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Temporal Instability

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Shades of Milk and Honey

Shades of Milk and Honey  - Mary Robinette Kowal
Recommended by: Mary Robinette Kowal (on Writing Excuses)
Recommended for: people who like Jane Austen
Read from January 30 to February 11, 2014
Read count: 1


It was ok. I really wanted to like it, since I love Mary on Writing Excuses. Usually when the author narrates his/her own book, it is a disaster, but not so for this one. She does a really good job.
The story is gentle, mellow. All the Jane Austen touches are nice, but it is too much like a 'faded copy'. Jane Austen writes regency romance, yes, but with wit and an ironic tongue. She makes sharp observations and questions, gently. Mary keeps the regency romance, but lacks both the wit and the irony. I know how much effort Mary put into it, that's why I want to love it... but I don't. Taking out the element that's the most important makes it bland, almost meaningless. It's merely OK.
Maybe I shouldn't have reread all that noir urban fantasy prior to reading this. Maybe I should have eased myself into it by reading more similar works first.

However, it got more interesting near the end. There was finally some action. Less sighing, swooning and moping around, more doing.
I think I'm just not the female romance kind of woman (even though I love Jane Austen).
Source: http://www.goodreads.com/review/show/839327106?book_show_action=false

Review: Mike Carey - Felix Castor 01 - The Devil you know

The Devil You Know - Mike Carey

Book is OK. Not brilliant, not as fun as the Dresden Files, but OK.
Dark, dry, cynical humor. Overuse of metaphors, every other sentence. The 'exorcise with music' is straight from Garth Nix's books. A lot of "Pratchetisms", sometimes almost outright quotes without a nod to the source. That irks me.
The feel of the book's worldbuilding is nebulous and sketchy, but original. I like what he does with zombies and weres. That's outright fresh in this genre. I want to know more about it.

I don't think the book is all that dark and gritty. People who call it that obviously never read dark and gritty books. Try Donaldson's later works and Erikson's to see what I mean.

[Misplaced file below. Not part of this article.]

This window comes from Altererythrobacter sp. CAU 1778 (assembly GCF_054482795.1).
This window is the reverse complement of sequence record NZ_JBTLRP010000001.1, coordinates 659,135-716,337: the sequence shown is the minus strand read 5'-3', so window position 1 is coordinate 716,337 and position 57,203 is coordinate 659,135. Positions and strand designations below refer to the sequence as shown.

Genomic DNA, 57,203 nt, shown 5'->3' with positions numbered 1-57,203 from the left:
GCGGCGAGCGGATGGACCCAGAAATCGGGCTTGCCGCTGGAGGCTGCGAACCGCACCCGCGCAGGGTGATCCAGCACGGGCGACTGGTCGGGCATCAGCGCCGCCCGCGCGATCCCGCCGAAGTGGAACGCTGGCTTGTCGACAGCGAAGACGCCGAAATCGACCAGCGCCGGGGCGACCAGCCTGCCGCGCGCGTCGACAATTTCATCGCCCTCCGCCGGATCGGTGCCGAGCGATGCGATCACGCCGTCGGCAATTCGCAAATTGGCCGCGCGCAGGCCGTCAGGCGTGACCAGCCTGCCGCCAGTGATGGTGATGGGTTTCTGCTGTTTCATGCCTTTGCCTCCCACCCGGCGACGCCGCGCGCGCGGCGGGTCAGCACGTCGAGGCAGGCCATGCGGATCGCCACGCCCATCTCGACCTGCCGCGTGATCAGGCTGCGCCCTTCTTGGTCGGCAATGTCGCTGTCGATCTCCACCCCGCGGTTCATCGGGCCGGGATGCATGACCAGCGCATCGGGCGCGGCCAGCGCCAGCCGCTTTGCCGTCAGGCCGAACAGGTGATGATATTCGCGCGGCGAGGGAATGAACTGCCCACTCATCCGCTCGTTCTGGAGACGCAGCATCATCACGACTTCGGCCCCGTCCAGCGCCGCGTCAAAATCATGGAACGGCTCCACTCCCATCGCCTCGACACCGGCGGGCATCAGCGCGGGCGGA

The series has promise (Jim Butcher's "Storm Front" wasn't exactly brilliant writing either, even though it was a *lot* more fun and was chockfull of memorable quotes), so I'll give the second book a try.


Score: 3/5

Source: http://www.goodreads.com/review/show/410071280

Mr. Monster (John Cleaver, #2)

Mr. Monster (John Cleaver, #2) - Dan Wells,  Kirby Heyborne Narration:
The publisher has learned its lesson: this book had a proper narrator. Which made a world of difference to me. The narrator had just the correct tone to be a younger man, fitting the age of the protagonist. He put natural emphasis on the words and wasn't too dry (still a lot dryer than I'm used to lately, but that's alright).

The Book:
There was probably supposed to be a twist/reveal in this book, finding out who the serial killer was this time... but I was disappointed. I could see that coming from miles away. That was a shame, could have been so much better. Then again, I don't see how he could have not broadcasted this almost from page 1.

I liked that there was a lot more struggle in John. It was very hard for him to keep on the straight and narrow and the writer portrayed that struggle well. But aside from the very disturbing scene with the cat, there was never any fear of John actually losing it. That might have created a lot more tension, for now that part was still a bit too tame.

The atmosphere reminded me of Orson Scott Card's 'Lost Boys' or some of Stephen Kings more relaxt works. A simple story, with a simple, uncomplicated viewpoint, a teenage boy. Things happening, monsters to overcome. Easygoing.
That made it easy to read, with just a dash of tension. It wasn't horror by far. Nor was it actual suspense. I got the feeling that Dan was trying a bit to hard to create suspense, which had the opposite effect to me.
It was, however, a very amusing and entertaining read. He is definitely improving in his writing. I will continue with his next book.

I Am Not A Serial Killer (John Cleaver, #1)

I Am Not A Serial Killer (John Cleaver, #1) - Dan Wells,  John Allen Nelson I picked up this book because I'm a big fan of the 'Writing Excuses' podcasts. I love Brandon Sanderson's books, so I thought to try Dan Wells's.
As usual I went for the Audiobook version. Let me tell you, it was horrible. I've tried for several weeks to get past the first chapters.
I hope the narrator doesn't talk like that in real life. I truly hope for him in real life he doesn't speak every sentence like it has an exclamation mark in it. It made listening to it impossible for me.
Look, you don't have to narrate as well as James Marsters or Bronson Pinchot, or even Michael Kramer... All I ask is that you speak as you would naturally do. A little bit of dramatization is ok (a lot of it is great, as long as you know what you are doing).